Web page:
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Teachers and Retirees upset with Abercrombie

July 31, 2011

Contract has isle teachers angered as year begins

By COLIN M. STEWART    (the following story appears in today’s Hawaii Tribune-Herald)

Some Big Island educators say they feel like they’ve been slapped in the face after Gov. Neil Abercrombie called off contract negotiations with the state teachers’ union. And with classes beginning Monday, they say they hope he will do the right thing and pick up where negotiations left off.

“Shame on you Governor Abercrombie,” wrote Pahoa resident Judy Courtot in a letter to the Tribune-Herald. “… The first day of school is Monday, I am sad, I am scared and I am unprepared.

“But I and my fellow teachers will continue to do the best we can. We will not let the keiki down; unlike the governor, who has let the teachers down.”

Retired Hilo teacher Betty Ann Yoshimura, 72, said she, too, strongly opposes Abercrombie’s actions.

In a phone interview Friday, she said she felt “really disappointed about the route the governor is going.”

“I know he’s got a tough job trying to balance the budget,” she said. “But now we’re being told he’s planning to take more cuts from our retirement allowance and to keep Medicare Plan B reimbursements. …

“My retirement allotment is not very big, so every little thing they take out makes an impact, and I’m sure there are a lot of teachers in that same situation.”

Yoshimura said she also took exception to the way in which the governor broke off the negotiations.

“I felt offended about his comments about ‘This is the last offer, take it or leave it.’ It was a slap to the teachers. It showed disrespect,” she said. “Most of us have given our lives and careers and dedicated it to the children. I just felt kind of slighted when he put it like that.”

On Thursday and Friday, teachers were told they shouldn’t come in to school to prepare their classrooms for the new week, a condition of the July 1 contract that went into effect once negotiations broke down.

“This year, you have locked me out of my classroom on two of the most important days of the year. Sure I will do what I can from home, but it will not amount to the great start I could have given my kids,” Courtot wrote.

Courtot said she has had to deal with a number of disappointments recently, including several pay cuts as the result of furloughs. To top it off, she said, as a result of the contract that is now in effect, she is now facing a huge increase in her health insurance contributions. Teachers are being asked to take on too much, she said.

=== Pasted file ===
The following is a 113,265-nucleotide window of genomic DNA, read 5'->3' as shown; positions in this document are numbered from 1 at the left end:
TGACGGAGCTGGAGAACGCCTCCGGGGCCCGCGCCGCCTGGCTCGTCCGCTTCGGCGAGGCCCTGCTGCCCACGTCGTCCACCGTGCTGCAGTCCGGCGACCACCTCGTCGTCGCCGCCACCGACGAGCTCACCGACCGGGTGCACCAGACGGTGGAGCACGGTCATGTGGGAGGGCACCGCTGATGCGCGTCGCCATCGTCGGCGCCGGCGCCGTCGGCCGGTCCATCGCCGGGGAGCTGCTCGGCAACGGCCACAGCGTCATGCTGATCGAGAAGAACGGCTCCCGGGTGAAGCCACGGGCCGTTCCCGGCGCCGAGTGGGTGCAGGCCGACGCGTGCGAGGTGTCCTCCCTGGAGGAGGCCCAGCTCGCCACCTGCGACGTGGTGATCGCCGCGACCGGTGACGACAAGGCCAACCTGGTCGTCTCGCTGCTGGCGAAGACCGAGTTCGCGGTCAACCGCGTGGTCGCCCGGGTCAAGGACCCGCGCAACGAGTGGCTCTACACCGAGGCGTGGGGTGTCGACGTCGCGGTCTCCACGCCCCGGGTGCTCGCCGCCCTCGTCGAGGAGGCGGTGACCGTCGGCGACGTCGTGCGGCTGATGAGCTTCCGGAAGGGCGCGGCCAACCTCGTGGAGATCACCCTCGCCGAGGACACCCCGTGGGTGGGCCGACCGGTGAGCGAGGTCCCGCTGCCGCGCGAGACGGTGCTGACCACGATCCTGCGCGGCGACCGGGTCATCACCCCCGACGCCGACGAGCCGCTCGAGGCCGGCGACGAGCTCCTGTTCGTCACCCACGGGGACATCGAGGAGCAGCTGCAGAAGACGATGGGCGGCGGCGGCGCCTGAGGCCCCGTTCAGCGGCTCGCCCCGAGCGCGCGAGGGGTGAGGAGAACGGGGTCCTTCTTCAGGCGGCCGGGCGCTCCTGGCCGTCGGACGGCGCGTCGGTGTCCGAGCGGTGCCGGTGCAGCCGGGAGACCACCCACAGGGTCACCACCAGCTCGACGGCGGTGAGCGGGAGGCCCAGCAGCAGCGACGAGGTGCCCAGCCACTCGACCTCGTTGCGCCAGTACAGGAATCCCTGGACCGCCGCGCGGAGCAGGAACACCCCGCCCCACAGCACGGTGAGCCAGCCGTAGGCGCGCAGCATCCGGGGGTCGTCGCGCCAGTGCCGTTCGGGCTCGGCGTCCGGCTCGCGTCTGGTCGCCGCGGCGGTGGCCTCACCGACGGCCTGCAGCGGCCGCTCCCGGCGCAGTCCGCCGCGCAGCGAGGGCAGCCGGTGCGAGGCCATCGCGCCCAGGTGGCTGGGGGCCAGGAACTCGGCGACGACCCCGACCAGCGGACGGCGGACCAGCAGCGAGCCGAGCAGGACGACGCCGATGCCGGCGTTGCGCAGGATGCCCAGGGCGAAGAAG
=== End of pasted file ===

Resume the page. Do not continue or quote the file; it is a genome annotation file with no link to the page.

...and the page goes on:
“I know the state of the economy, I buy gas and groceries along with additional school suplies for my students. I also take work home on furlough days, weekends, evenings and holidays!” she said.

On Friday, Big Island Board of Education member Brian De Lima, who was appointed by Abercrombie along with the rest of the board, said that he and his fellow BOE members were dismayed by the course the negotiations took.

“This is definitely not the most ideal situation,” he said. “I don’t think anyone would have wanted it to go down this way. As a board, we completely support our teachers. But if it didn’t get done the way it got done, there would have been the need to reduce the budget by even more money, which would have had consequences,” he said.

De Lima argued that everyone has had to accept cuts, including the board, whose staff was reduced this year from 11 full-time staff members to three. The BOE has also cut its meetings from 100 a year to 26, he said.

“Last year, they had a budget of well over $1 million. Our budget is now around $300,000,” he said. “That’s a significant reduction. … If we’re going to ask for sacrifice, we wanted to start with ourselves as a board.”

De Lima said he understands the frustration that teachers feel, but he suggested that they should direct that frustration at their elected representatives in the legislature.

“All we can do is work with our appropriations,” he said. “If they want more money for the schools, they’ve got to bring it up with elected officials. That’s where the effort needs to be placed.”

East Hawaii members of HSTA-Retired say they plan to take that advice by taking their grievances straight to the top this week. Abercrombie is scheduled to spend Tuesday at multiple events in Hilo, and some members said Friday they plan to congregate and hold signs at each of his stops to express their displeasure.

Email Colin M. Stewart at

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